Anaïs Nin’s Words of Power and the Japanese Sibyl Tradition

  • Atsuko Miyake

Abstract

Anaïs Nin, in Volume I of the Diary, referred to her own writing as a ‘sibylline tongue’ when she analysed Henry Miller’s criticism of her early work: ‘Henry fights my parables, my sibylline tongue, my hieroglyphs, my telegraphic and stenographic style.’1 This implies that Miller, as a male reader, had difficulty understanding Nins feminine expression and her sibylline characteristics. Those of her works which have a magical power, such as House of Incest, Stella, Winter of Artifice and especially the short story ‘Birth’ can be viewed within the Japanese sibyl tradition. Such scrutiny can help highlight the mysterious power of Nin’s works.

Keywords

Clay Sulfide Mercury Rubber Assure 

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Notes

  1. 1.
    Anaïs Nin, The Diary of Anai’s Nin: Vol. I, 1931–1934, ed. G. Stuhlmann ( New York: Harcourt Brace, 1966 ), p. 319.Google Scholar
  2. 2.
    Carmen Blacker, The Catalpa Bow: A Study of Shamanistic Practices in Japan (London: George Allen & Unwin, 1975), p. 104. The subsequent quotations in this paragraph and the next are on pp. 104 and 28.Google Scholar
  3. 3.
    James Leo Herlihy, ‘The Art of Being a Person’, ANAÏS: An International Journal 1 (1983): 68.Google Scholar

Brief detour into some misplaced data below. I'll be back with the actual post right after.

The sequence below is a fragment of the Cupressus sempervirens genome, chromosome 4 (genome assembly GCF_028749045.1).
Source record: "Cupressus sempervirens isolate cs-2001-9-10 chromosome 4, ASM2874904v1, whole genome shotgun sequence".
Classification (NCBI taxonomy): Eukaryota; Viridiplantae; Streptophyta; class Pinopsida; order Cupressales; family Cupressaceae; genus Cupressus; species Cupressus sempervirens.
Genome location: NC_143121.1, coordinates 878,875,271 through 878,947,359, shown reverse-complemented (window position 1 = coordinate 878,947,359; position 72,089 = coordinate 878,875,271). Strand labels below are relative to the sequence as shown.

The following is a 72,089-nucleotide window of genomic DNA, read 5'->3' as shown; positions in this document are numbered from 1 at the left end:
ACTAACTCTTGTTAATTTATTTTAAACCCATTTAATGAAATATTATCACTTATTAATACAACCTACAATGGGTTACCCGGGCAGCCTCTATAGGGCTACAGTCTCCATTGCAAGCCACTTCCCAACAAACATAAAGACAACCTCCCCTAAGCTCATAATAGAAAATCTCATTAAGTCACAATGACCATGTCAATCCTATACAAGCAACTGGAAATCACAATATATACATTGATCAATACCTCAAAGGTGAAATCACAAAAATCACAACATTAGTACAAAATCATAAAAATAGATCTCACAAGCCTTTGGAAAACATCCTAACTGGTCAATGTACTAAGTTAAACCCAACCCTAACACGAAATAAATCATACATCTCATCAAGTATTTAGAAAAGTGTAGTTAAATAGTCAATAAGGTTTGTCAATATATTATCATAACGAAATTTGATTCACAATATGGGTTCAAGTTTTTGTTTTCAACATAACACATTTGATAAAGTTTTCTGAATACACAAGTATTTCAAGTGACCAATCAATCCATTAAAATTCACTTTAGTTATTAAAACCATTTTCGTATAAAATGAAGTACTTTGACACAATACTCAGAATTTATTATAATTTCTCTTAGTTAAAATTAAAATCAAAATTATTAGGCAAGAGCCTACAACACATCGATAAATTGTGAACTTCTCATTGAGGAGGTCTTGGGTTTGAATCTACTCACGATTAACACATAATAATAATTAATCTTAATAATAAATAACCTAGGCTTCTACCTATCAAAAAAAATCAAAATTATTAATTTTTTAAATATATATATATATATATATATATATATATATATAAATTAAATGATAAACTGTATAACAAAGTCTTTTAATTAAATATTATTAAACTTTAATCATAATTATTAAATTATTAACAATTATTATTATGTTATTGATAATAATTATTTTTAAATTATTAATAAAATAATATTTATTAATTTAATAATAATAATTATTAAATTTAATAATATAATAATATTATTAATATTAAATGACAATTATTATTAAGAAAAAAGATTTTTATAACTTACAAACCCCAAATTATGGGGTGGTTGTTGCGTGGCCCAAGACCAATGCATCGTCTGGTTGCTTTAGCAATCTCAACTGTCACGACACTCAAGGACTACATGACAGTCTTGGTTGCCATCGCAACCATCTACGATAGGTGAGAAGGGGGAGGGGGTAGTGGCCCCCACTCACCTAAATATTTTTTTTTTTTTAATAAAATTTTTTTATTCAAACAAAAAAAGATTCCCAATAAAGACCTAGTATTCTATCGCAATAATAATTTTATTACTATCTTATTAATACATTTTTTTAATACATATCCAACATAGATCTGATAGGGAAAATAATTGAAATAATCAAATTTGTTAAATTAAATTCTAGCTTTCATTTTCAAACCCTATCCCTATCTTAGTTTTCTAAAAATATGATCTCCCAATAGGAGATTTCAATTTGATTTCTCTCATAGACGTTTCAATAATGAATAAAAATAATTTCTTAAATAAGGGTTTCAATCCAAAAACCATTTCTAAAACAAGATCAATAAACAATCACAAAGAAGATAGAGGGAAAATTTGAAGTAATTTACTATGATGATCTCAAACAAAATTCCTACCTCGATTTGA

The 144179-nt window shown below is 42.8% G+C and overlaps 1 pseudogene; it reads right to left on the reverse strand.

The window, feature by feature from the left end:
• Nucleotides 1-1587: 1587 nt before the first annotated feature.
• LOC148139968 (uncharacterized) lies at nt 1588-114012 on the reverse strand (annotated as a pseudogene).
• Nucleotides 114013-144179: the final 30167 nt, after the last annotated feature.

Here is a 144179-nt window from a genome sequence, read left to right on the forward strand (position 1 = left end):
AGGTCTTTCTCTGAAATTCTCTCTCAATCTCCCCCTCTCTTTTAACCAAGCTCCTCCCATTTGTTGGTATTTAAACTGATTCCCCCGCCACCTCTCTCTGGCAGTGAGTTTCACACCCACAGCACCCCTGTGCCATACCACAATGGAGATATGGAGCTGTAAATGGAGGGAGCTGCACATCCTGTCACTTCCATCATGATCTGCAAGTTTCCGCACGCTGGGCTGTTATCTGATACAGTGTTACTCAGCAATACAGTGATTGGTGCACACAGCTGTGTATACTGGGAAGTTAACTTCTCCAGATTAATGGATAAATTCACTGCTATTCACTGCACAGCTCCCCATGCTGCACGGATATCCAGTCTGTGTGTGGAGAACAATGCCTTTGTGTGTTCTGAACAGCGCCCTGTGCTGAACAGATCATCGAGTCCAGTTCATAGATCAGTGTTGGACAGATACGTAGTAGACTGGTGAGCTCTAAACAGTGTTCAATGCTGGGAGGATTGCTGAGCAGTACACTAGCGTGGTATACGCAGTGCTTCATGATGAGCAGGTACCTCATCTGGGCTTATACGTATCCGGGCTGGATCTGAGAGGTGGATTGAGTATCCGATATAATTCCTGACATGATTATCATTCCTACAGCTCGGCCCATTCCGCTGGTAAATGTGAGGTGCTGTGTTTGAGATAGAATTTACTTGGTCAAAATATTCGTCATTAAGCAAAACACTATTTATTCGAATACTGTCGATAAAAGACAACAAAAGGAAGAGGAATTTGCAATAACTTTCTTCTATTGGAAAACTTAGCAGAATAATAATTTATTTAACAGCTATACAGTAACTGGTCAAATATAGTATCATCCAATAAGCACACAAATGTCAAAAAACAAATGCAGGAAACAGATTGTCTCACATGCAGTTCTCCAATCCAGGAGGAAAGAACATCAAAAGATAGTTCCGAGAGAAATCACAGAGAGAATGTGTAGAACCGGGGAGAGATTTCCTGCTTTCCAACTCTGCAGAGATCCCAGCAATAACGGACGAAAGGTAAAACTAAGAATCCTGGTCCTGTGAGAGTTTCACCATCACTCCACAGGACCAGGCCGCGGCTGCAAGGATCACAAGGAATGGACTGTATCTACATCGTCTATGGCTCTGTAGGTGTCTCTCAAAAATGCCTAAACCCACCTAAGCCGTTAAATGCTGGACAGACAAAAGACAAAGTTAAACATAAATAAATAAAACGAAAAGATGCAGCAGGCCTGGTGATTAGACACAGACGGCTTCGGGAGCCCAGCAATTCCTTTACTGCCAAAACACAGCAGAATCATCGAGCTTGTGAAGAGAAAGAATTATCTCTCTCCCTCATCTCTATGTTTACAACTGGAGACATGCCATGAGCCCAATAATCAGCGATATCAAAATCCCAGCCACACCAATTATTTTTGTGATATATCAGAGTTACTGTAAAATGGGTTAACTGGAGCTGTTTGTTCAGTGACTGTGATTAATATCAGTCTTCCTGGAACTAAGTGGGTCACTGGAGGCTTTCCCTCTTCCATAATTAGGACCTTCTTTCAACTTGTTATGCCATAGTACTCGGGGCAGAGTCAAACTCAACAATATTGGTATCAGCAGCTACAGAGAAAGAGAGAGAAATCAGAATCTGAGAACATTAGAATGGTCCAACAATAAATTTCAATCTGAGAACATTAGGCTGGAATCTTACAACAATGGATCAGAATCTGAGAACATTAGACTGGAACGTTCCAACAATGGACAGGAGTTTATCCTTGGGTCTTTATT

4. 4.
    Anaïs Nin, The Diary of Anai’s Nin: Vol. V, 1947–1955, ed. G. Stuhlmann ( New York: Harcourt Brace, 1974 ), pp. 258–9.Google Scholar
  5. 5.
    Nin, House of Incest (Chicago: Swallow, 1958), p. 15. The next quotation is from p. 17.Google Scholar
  6. 6.
    Nin, ‘Houseboat’, Under a Glass Bell ( Chicago: Swallow, 1948 ), p. 20.Google Scholar
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    Mireille Laget, Naissances: L’accouchement avant l’âge de la clinique (Paris: Seuil, 1982). I translated the citation from p. 235 of the Japanese version, Shussan no Shakaishi ( Tokyo: Keiso Shobo, 1989 ).Google Scholar
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    Anaïs Nin, ‘Stella’ in Winter of Artifice ( Chicago: Swallow, 1946 ), p. 24.Google Scholar
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    Anaïs Nin, Incest: From ‘A Journal of Love’: The Unexpurgated Diary of Anaïs Nin, 1932–1934 (New York: Harcourt Brace, 1992), p. 384. The same entry appears in Diary: Volume I, but the passage has been edited and rewritten. The description in Incest is both rougher and more natural.Google Scholar
  17. 27.
    Jeffrey Bailey, ‘Link in the Chain of Feeling: An Interview with Anaïs Nin (1976)’, Conversations with Anaïs Nin (Jackson: University Press of Mississippi, 1994), p. 241. The next quotations are on the same page.Google Scholar
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Copyright information

© Palgrave Macmillan, a division of Macmillan Publishers Limited 1997

Authors and Affiliations

  • Atsuko Miyake

There are no affiliations available

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